To evaluate compatibility, a Turbiscan apparatus measured transmission of a laser light through the liquid coating material, with higher turbidity indicating poor compatibility. Results were recorded on a scale ranging from 0% transmission of light (strong incompatibility) to 100% transmission of light (excellent compatibility).

Figure 8 - Substance A.2

Compatibility of the Applied Cured Film

In addition to evaluating the turbidity of the liquid coating material, we visually evaluated the applied cured film for turbidity, crater or fish-eye formation, as additional indicators of compatibility.

Figure 9 - Substance A.3

To test the optical appearance, drawdowns (100 µm) on glass were prepared and evaluated after curing. The number scale from 1 to 6 was again used for evaluation, with the number ‘1’ indicating the best result, and ‘6,’ the worst.

Figure 10 - Substance A.2.1

Testing of Substance Classes

As a general starting point, different chemical substances were tested for their ability to eliminate micro and macro foam.

Substance A: polyacrylates Substance B: fluoro-modified polysiloxanes Substance C: polyethers Substance D: polar-modified polysiloxanes Substance E: polysiloxanes

Figure 11 - Substance A.2.2

Figures 2–6, taken by way of 2X magnification microscopy, corresponding to Substances A–E show the results of the foam test and the effectiveness of each substance as a foam eliminator. (Figure 1 is a control without additive.)

Figure 12 - Substance A.2.3

Comparing results displayed in Figures 1-6, it became obvious that the most promising results were obtained from Substance Class A (Figure 2).

Figure 13 - Substance A.2.4
Therefore, Substance Class A was selected as the basic chemistry for further work toward optimization and increased efficacy.

Modification of Substance Class A

Different chemical structures are possible with Substance Class A. First, chain length and molecular weight of the backbone structure were varied. The variations obtained were then tested for effectiveness and compatibility in energy-cured coatings and inks.

Variation of the Molecular Weight

Figures 7, 8 and 9 show the foam elimination effectiveness of three chemical structures based on Substance Class A (2X magnification). These products differ in molecular weight of their backbone.

In addition to the foam test, the compatibility of these three substances was evaluated as well.

Table 1 summarizes the test results.

The most promising foam elimination performance is obtained from the substance with a medium molecular weight backbone (Substance A.2). Shorter (Substance A.1) or longer (Substance A.3) backbone structures lead to less effectiveness against micro and macro foam, greater turbidity and lower compatibility. Substance A.2 was selected for further modifications, focused mainly on improving compatibility with the cured coating material.

Variation of the Modification

In general, varying the organic modification of the substance backbone influences compatibility with the coating material. This modification can be more polar/hydrophilic or more non-polar/hydrophobic in character. For further testing, different substances were synthesized based on Substance A.2, but linked with different organic modifications being either more or less polar. These substances were tested for foam elimination and compatibility. Figures 10, 11, 12, and 13 display the results of the foam test (2X magnification). Table 2 gives an overview, with additional test results on compatibility.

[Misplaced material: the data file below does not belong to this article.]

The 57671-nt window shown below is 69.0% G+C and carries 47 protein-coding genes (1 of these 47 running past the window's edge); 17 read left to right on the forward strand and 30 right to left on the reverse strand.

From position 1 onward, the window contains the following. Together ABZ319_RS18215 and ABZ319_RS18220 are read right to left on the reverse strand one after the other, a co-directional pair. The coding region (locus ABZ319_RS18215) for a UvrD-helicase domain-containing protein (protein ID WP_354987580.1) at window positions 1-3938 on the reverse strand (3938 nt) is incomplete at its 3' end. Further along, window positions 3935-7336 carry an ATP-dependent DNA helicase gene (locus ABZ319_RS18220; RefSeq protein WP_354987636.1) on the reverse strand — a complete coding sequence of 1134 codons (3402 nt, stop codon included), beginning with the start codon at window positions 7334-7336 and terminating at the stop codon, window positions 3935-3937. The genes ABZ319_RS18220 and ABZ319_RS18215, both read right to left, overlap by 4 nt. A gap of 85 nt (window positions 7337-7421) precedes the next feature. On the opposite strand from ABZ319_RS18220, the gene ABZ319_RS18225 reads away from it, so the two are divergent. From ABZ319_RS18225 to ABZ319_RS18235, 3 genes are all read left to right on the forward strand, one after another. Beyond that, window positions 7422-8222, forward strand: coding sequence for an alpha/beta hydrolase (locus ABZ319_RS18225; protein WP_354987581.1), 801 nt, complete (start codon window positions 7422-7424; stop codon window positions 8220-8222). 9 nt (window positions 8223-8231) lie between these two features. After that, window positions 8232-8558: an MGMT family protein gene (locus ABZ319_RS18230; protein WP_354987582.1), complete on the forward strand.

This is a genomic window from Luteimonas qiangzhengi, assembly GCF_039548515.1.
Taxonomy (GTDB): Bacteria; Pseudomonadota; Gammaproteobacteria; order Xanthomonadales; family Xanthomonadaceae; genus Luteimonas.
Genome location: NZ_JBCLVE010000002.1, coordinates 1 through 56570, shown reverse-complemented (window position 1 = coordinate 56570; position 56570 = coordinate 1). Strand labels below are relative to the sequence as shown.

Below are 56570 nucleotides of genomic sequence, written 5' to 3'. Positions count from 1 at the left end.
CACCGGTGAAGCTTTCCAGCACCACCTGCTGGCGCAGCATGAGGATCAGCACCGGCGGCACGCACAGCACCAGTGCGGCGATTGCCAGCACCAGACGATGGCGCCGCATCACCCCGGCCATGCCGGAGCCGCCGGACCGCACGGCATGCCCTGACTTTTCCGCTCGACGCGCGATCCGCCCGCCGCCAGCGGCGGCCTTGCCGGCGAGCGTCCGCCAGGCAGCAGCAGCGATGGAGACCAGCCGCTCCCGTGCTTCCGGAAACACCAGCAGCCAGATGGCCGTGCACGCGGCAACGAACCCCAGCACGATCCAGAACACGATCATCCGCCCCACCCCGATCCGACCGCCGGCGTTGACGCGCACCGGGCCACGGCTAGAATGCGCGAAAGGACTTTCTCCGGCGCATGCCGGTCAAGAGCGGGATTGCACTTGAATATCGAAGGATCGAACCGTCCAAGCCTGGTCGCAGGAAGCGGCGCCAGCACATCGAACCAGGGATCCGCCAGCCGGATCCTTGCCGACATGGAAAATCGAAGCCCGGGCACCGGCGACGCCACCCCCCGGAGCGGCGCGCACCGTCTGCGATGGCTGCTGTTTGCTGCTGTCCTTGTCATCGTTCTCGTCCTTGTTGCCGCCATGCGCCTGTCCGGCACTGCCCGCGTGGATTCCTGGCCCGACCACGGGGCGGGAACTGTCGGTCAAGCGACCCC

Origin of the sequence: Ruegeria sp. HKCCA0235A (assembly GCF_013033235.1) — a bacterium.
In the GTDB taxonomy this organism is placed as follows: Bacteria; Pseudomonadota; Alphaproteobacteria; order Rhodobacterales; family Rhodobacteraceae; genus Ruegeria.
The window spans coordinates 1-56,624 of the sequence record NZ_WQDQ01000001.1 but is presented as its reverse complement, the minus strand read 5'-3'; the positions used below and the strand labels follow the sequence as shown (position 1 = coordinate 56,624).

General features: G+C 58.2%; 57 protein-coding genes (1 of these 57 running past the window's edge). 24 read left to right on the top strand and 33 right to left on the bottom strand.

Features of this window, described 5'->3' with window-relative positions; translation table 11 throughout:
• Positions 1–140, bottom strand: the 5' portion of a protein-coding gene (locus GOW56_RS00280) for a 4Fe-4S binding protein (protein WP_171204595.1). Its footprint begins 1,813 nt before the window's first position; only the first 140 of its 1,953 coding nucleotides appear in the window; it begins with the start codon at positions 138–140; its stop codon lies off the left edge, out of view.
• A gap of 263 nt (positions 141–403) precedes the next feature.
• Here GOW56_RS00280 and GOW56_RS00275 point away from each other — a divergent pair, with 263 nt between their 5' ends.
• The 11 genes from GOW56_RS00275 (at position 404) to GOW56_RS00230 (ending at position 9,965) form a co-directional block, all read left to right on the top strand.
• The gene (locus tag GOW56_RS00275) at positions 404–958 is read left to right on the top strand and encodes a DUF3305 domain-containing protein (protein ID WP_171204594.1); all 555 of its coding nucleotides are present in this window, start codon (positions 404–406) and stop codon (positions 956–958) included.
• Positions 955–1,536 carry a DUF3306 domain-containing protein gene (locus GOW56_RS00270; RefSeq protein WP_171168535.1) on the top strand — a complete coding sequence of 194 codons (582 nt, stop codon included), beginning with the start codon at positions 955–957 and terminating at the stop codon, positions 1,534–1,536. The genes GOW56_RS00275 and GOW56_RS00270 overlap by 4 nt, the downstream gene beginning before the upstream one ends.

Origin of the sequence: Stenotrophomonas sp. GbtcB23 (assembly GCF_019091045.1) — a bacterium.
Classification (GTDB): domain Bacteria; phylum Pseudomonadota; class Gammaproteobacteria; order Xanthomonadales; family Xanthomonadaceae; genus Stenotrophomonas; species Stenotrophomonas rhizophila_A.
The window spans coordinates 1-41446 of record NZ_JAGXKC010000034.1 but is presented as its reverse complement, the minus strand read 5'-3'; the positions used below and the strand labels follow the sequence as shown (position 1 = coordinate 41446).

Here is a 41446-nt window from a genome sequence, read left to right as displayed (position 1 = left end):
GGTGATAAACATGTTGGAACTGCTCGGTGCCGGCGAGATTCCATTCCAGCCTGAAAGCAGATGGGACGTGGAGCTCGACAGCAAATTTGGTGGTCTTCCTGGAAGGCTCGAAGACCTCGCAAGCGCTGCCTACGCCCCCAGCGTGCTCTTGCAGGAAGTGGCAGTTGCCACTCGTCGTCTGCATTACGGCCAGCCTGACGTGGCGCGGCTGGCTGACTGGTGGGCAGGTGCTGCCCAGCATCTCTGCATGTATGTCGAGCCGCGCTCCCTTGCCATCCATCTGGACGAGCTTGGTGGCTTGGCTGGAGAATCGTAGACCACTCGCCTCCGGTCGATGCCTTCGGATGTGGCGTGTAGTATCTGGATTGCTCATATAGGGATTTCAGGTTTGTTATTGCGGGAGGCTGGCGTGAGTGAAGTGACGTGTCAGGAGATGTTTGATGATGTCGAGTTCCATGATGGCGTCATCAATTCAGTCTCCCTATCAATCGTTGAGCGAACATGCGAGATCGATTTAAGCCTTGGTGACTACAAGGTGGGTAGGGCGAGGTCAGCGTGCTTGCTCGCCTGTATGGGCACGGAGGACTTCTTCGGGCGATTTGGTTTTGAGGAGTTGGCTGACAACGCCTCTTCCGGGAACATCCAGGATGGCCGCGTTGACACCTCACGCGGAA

Test Results

Figure 13 and Table 2 demonstrate that the best combination of effectiveness and compatibility was obtained with Substance A.2.4. This substance provides excellent defoaming and deaeration (foam test: 1), while at the same time achieving high compatibility (light transmission value: 96%; optical appearance: 1). Substances A.2.1 and A.2.3 have more polar modifications, but this did not lead to an improvement in compatibility (optical appearance: 5).

Instead, the opposite is true, as can be seen with Substances A.2.2 and A.2.4. These substances were characterized by less polar modifications leading to improvement in compatibility (optical appearance: 1 and 2; transmission: 100% and 96%). However, polarity of the modification is again only one side of the story. The type of modification is important as well. A non-polar polyether modification (Substance A.2.2) improved compatibility but, at the same time, tremendously reduced effectiveness against micro and macro foam. In contrast, Substance A.2.4, characterized by a different kind of organic modification, provides an excellent balance of high effectiveness and compatibility.

Based on the described test results the ideal chemical substance to reduce and eliminate micro and macro foam in energy-cured coatings and inks, and maintain compatibility with the coating or ink system, is based on a polyacrylate of medium molecular weight, modified with relatively non-polar organic groups.

Conclusion

This work has shown that designing a specific chemical structure leads to an additive capable of reducing and eliminating micro and macro foam in energy-cured coatings and inks. The vital parameter of this product is its balance of high effectiveness against micro and macro foam and the highest possible compatibility with the coating or ink formulation. Modified polyacrylates are able to reach this balance. However, this additive class enables the formulator to eliminate micro or macro foam in energy-cured coatings and inks without such negative side effects as turbidity, crater or fish-eye formation. In addition, the additive will not negatively influence other properties such as recoatability, reprintability or glueability. Promising results have been obtained in a variety of energy-cured coating and ink formulations using different application techniques: spray, roller, curtain coating and silk screen.

For more information on eliminating foam, contact Tego Chemie Service USA, PO Box 1299, Hopewell, VA 23860; phone 800/446.1809; fax 804/541.2783; e-mail frances.eggleston@us.goldschmidt.com.